JOINT SECURITY STATION NASIR WA SALAM, Iraq - Their backpacks were torn and frayed, the flaps hanging open with books peeking out from broken zippers; they were the lucky ones. The rest of the children clumsily carried everything in their arms and against their chests as they ran inside the gates of the small school in Khandari, a rural area northwest of Baghdad.

With a delivery of new backpacks to hand out, Soldiers from 422nd Civil Affairs Battalion and the 4th Battalion, 9th Infantry Regiment "Manchus," followed closely behind the children as they filed into their school March 17.

Children packed together in line, eagerly waiting as the local contractors heaved large bags stuffed with backpacks through the gate. The first group of schoolchildren was wary upon first seeing the American Soldiers led by 1st Lt. James Hester, a civil affairs team leader with Company B, 422nd CA Bn.

"The headmaster brought (the children) out and said, 'We're going to bring the first graders out because they're scared of Americans,'" said Hester, a Tybee Island, Ga. native.

After seeing that the uniformed visitors were there to help, the children smiled and gladly accepted the gifts without any concern about whether they were from Americans or Iraqis. A Nahia council member, alongside school workers and Hester, pitched in to distribute 600 backpacks to the children. The backpacks, purchased with Commanders Emergency Relief Program funds, contained notebooks, pens, pencils, rulers, crayons and markers.

"We donate school equipment to students so they can function at a higher level (in) school," said Hester.

Even though the school year was ending soon for the students, the backpack and school supply donation helps set them up for their futures and to encourage them to continue learning, he explained.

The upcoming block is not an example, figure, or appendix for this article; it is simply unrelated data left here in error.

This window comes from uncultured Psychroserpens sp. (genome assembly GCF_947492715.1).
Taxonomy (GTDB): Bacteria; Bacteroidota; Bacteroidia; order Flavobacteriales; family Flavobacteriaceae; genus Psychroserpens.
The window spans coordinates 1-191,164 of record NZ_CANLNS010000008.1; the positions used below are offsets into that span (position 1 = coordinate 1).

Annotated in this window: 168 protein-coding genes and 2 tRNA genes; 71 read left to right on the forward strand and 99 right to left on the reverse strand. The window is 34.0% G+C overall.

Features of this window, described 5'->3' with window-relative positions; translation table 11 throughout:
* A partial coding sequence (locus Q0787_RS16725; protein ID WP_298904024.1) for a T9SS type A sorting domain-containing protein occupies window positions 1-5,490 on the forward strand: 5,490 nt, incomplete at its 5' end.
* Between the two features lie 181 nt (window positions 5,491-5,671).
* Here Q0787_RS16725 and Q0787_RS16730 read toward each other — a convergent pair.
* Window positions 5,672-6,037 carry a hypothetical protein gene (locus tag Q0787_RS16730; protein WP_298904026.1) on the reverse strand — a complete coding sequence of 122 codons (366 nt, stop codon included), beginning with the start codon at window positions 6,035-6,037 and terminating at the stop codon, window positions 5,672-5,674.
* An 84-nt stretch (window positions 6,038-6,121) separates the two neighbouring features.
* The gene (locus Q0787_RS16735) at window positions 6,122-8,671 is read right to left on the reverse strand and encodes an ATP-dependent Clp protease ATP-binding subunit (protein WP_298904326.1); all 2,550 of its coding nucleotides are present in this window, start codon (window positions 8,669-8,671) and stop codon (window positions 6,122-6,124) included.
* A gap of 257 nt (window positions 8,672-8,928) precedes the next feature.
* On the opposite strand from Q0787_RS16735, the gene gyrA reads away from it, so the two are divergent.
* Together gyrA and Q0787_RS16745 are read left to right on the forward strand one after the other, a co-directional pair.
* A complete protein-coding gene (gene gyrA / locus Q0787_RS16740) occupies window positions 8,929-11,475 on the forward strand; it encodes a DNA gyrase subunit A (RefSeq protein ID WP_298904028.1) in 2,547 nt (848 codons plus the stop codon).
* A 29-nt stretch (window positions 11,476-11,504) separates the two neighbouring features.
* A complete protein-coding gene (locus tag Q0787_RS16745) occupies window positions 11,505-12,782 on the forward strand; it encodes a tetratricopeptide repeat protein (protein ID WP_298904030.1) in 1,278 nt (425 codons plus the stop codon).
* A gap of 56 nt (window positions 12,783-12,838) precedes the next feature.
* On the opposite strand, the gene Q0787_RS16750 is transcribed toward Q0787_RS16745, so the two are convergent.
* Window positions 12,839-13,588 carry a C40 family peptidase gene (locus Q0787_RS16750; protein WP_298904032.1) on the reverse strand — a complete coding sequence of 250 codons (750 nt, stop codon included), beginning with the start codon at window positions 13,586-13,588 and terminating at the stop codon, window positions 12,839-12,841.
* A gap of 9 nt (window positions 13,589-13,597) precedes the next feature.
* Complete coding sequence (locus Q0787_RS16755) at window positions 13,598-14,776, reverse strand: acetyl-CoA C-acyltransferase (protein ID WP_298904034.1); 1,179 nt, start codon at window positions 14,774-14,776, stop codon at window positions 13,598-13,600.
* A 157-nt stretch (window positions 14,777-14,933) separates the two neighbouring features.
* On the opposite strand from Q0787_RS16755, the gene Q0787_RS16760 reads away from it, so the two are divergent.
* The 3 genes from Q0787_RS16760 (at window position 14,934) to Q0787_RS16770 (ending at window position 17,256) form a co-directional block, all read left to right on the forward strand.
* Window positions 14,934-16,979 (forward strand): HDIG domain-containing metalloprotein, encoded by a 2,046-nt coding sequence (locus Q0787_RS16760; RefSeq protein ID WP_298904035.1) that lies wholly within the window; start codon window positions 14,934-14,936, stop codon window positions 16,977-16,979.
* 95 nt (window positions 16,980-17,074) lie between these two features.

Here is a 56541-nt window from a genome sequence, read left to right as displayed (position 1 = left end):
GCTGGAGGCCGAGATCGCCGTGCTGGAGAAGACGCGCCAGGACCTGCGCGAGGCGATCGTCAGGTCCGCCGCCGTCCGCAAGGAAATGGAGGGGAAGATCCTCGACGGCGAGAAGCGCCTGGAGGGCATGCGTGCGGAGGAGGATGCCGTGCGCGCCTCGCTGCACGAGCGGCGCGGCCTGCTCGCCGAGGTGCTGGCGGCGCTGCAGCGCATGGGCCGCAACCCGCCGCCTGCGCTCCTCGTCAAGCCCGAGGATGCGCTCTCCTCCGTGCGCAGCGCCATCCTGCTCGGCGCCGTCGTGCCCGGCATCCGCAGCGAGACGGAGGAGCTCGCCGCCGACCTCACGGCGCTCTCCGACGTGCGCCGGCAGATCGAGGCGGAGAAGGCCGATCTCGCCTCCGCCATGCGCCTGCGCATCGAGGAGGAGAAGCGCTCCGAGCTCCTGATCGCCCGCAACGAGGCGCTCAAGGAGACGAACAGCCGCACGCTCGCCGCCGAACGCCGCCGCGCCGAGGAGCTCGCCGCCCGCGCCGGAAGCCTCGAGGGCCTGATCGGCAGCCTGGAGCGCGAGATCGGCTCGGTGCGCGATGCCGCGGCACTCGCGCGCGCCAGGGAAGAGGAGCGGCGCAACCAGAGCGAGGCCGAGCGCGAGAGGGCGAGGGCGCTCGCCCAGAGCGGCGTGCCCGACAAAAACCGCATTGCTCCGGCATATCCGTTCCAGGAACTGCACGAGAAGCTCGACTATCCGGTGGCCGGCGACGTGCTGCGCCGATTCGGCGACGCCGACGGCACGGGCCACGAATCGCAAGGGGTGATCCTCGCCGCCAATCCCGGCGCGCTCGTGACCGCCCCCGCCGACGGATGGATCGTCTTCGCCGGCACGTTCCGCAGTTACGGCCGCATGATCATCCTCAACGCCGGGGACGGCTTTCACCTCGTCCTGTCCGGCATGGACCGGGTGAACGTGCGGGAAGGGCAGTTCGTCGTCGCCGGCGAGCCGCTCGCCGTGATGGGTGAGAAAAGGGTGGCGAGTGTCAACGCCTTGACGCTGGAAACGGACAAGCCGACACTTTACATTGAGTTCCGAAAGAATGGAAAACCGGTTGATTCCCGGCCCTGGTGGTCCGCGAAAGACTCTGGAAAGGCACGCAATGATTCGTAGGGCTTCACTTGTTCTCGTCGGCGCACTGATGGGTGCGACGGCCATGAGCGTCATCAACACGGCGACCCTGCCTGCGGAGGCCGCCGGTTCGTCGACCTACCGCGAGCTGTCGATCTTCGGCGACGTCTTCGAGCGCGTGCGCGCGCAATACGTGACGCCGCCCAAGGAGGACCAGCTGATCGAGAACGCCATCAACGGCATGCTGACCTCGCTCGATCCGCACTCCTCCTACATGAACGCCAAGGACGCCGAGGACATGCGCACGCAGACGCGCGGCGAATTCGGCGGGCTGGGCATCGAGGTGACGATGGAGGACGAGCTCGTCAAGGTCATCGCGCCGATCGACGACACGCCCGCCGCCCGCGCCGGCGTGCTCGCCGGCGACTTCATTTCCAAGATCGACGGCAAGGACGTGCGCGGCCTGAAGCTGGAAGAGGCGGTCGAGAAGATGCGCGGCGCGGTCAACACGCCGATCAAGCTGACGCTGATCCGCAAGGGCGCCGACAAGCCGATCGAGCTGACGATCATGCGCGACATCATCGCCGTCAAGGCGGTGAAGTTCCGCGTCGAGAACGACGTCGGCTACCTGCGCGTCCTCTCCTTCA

Watching from behind a gate at the entrance of the school, Spc. Jared Bower, a 4th Bn., 9th Inf. Regt., team leader escorting the civil affairs Soldiers was among the few Soldiers on the ground at the backpack donation site and said he saw smiles on both students' and teachers' faces.

"(The children) probably don't have supplies," said the Louisville, Ohio native. "Now teachers won't have to worry about what (their students) are going to write on or write with."

Bower and several other 4th Bn., Soldiers regularly provide security and assist through humanitarian aid drops with 422nd. Hester praised the Manchus for their support of 422nd in being able to continue providing Iraqis what they need and said he believes they are leaving a lasting impression on the local people.

"It's a long lasting reminder of the Manchu Battalion and the things they've done in the area to try to promote a better sense of government," said Hester.

Hester explained that when the Government of Iraq and U.S. forces do projects that improve civil capacity, such as opening a water treatment facility, it might not always be noticed by the children. Whereas humanitarian aid for children helps show them their government cares even for them.

"Today, they saw someone doing something good for them specifically," said Hester.
With their new backpacks hanging from their backs, apprehension gone, the school children smiled as they headed back to class.